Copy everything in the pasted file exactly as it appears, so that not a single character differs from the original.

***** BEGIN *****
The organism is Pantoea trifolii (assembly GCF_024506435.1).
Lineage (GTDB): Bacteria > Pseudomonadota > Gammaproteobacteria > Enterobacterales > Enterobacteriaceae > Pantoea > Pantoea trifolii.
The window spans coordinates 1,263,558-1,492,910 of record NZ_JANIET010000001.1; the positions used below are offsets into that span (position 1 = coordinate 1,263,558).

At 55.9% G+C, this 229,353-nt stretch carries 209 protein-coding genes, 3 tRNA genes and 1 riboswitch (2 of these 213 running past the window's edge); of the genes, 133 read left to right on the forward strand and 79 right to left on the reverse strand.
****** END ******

The organism is Pantoea trifolii (assembly GCF_024506435.1).
Lineage (GTDB): Bacteria > Pseudomonadota > Gammaproteobacteria > Enterobacterales > Enterobacteriaceae > Pantoea > Pantoea trifolii.
The window spans coordinates 1,263,558-1,492,910 of record NZ_JANIET010000001.1; the positions used below are offsets into that span (position 1 = coordinate 1,263,558).

At 55.9% G+C, this 229,353-nt stretch carries 209 protein-coding genes, 3 tRNA genes and 1 riboswitch (2 of these 213 running past the window's edge); of the genes, 133 read left to right on the forward strand and 79 right to left on the reverse strand.